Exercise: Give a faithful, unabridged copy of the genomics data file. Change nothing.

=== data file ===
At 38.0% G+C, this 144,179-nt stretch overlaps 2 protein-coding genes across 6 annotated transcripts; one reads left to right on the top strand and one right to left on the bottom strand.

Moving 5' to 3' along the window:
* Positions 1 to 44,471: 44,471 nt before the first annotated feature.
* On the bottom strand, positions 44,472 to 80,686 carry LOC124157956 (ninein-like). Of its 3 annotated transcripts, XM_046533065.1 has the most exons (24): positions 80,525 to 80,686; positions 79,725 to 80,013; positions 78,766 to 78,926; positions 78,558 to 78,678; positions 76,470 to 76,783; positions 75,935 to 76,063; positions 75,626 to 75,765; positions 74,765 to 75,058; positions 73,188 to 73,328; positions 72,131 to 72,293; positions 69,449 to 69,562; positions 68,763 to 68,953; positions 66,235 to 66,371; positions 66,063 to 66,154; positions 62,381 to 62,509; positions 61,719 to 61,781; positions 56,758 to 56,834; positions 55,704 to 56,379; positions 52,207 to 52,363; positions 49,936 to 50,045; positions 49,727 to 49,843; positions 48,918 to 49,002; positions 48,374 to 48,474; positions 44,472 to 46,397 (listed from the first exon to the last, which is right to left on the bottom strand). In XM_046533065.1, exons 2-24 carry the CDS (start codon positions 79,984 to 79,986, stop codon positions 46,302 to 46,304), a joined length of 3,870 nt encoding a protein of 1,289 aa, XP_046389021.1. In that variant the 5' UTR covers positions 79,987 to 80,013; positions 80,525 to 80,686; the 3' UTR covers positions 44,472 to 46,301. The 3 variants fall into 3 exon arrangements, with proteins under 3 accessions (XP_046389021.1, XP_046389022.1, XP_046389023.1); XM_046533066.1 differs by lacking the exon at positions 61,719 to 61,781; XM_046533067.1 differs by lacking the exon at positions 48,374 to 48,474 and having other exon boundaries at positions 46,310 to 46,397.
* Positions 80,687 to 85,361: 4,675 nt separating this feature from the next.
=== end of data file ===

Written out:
At 38.0% G+C, this 144,179-nt stretch overlaps 2 protein-coding genes across 6 annotated transcripts; one reads left to right on the top strand and one right to left on the bottom strand.

Moving 5' to 3' along the window:
* Positions 1 to 44,471: 44,471 nt before the first annotated feature.
* On the bottom strand, positions 44,472 to 80,686 carry LOC124157956 (ninein-like). Of its 3 annotated transcripts, XM_046533065.1 has the most exons (24): positions 80,525 to 80,686; positions 79,725 to 80,013; positions 78,766 to 78,926; positions 78,558 to 78,678; positions 76,470 to 76,783; positions 75,935 to 76,063; positions 75,626 to 75,765; positions 74,765 to 75,058; positions 73,188 to 73,328; positions 72,131 to 72,293; positions 69,449 to 69,562; positions 68,763 to 68,953; positions 66,235 to 66,371; positions 66,063 to 66,154; positions 62,381 to 62,509; positions 61,719 to 61,781; positions 56,758 to 56,834; positions 55,704 to 56,379; positions 52,207 to 52,363; positions 49,936 to 50,045; positions 49,727 to 49,843; positions 48,918 to 49,002; positions 48,374 to 48,474; positions 44,472 to 46,397 (listed from the first exon to the last, which is right to left on the bottom strand). In XM_046533065.1, exons 2-24 carry the CDS (start codon positions 79,984 to 79,986, stop codon positions 46,302 to 46,304), a joined length of 3,870 nt encoding a protein of 1,289 aa, XP_046389021.1. In that variant the 5' UTR covers positions 79,987 to 80,013; positions 80,525 to 80,686; the 3' UTR covers positions 44,472 to 46,301. The 3 variants fall into 3 exon arrangements, with proteins under 3 accessions (XP_046389021.1, XP_046389022.1, XP_046389023.1); XM_046533066.1 differs by lacking the exon at positions 61,719 to 61,781; XM_046533067.1 differs by lacking the exon at positions 48,374 to 48,474 and having other exon boundaries at positions 46,310 to 46,397.
* Positions 80,687 to 85,361: 4,675 nt separating this feature from the next.